Overkill: Did costly Boston lockdown backfire, delaying bomber's capture?

Overkill: Did costly Boston lockdown backfire, delaying bomber's capture?

Statue of libertyBusiness Week says it cost the economy around $333 million to shut down the Boston region in the manhunt for alleged terrorist bomber Dzhokar Tsarnaev. When the lockdown was finally lifted, a resident was able to leave his house, which led to him finding Tsarnaev hiding in his boat.

The shutdown was sweeping, noted the Washington Post:

By order of the state, a public transit system that serves more than 1.3 million riders a day was padlocked. Amtrak trains were suspended between Boston and New York. Businesses, offices and some of the world’s greatest universities were shut. Taxis were ordered off the streets for part of the day. Residents were instructed to stay inside.

At a news conference shortly after 6 p.m., Gov. Deval L. Patrick (D) lifted the lockdown.” Only after the lockdown ended was Tsarnaev finally captured.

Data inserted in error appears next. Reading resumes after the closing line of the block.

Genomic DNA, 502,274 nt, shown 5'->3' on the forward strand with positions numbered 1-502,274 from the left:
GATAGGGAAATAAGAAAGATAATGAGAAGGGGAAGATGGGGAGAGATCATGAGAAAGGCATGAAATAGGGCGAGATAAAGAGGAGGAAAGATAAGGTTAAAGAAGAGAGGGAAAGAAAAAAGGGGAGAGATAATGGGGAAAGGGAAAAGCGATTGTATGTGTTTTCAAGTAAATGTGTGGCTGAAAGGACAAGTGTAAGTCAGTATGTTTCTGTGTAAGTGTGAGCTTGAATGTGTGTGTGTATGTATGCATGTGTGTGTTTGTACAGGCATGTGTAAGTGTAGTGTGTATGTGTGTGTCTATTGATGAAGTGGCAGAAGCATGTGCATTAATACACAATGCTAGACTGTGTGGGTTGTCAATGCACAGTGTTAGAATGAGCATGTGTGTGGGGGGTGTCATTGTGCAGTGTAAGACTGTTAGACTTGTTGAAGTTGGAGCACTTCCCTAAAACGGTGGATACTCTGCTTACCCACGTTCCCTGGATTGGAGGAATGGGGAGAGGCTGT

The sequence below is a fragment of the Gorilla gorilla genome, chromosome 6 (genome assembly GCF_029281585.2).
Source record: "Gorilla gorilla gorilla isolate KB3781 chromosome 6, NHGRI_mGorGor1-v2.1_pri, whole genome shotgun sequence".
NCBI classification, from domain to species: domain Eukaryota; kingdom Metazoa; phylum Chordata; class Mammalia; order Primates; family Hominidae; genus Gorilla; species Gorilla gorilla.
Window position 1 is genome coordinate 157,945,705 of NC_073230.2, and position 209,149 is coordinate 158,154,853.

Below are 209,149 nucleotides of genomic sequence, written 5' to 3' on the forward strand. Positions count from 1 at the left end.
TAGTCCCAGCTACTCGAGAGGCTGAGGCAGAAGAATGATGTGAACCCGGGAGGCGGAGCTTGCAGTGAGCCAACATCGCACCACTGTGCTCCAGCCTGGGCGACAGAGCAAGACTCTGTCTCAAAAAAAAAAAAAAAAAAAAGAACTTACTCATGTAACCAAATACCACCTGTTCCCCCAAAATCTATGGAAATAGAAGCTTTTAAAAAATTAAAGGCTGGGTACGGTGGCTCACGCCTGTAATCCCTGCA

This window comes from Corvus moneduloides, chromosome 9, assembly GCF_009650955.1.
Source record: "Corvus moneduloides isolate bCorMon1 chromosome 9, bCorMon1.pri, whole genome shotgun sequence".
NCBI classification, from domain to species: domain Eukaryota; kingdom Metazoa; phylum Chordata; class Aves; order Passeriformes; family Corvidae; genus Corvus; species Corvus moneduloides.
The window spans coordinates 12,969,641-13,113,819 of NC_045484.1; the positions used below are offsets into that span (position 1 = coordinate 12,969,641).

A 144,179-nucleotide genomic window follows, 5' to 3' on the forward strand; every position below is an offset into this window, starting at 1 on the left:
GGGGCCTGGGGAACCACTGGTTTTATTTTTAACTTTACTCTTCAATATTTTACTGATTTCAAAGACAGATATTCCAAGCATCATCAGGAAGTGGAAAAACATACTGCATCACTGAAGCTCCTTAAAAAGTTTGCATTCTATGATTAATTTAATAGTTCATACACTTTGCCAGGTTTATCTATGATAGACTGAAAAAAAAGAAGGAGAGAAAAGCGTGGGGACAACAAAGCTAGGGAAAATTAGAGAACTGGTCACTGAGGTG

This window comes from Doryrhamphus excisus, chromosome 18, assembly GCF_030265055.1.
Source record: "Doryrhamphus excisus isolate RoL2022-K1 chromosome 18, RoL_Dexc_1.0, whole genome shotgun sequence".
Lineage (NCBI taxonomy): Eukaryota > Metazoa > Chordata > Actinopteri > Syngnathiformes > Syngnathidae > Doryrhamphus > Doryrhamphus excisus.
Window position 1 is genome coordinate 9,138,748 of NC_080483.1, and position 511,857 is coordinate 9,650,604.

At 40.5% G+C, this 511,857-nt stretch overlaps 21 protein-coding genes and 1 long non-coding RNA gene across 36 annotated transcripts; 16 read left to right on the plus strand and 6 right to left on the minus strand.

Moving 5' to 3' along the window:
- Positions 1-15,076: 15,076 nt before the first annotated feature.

As Bloomberg News reported, “David Henneberry, who lives on the street in a white, three-story Victorian home, heard Patrick’s message [ending the lockdown] and stepped outside for fresh air. [After he did so, he realized that] Something wasn’t right. Henneberry’s boat, covered for the winter on a trailer in the backyard, looked different . . .Henneberry retrieved a ladder from his garage and started to open the cover . . .There was blood. And he saw a person. He quickly backed away and called police,” who came and captured Tsarnaev after exchanging fire.

In short, it looks like the total shutdown of Boston may have actually delayed Tsarnaev’s capture. Even if it did not, it is questionable whether the putative safety benefits from the lockdown were worth its massive $333 million cost to the economy. If a terrorist bomber can make a society incur $333 million in costs just by setting off a bomb, that may provide him with an additional incentive to commit acts of terror — in order to undermine his host country’s economy.


Hans Bader

Hans Bader

Hans Bader practices law in Washington, D.C. After studying economics and history at the University of Virginia and law at Harvard, he practiced civil-rights, international-trade, and constitutional law. Hans also writes for CNS News and has appeared on C-SPAN’s “Washington Journal.”

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